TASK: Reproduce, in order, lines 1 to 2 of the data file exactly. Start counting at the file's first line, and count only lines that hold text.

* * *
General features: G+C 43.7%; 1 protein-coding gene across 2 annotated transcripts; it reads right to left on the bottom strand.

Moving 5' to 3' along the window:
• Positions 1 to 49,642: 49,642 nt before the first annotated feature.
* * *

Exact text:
General features: G+C 43.7%; 1 protein-coding gene across 2 annotated transcripts; it reads right to left on the bottom strand.

Moving 5' to 3' along the window: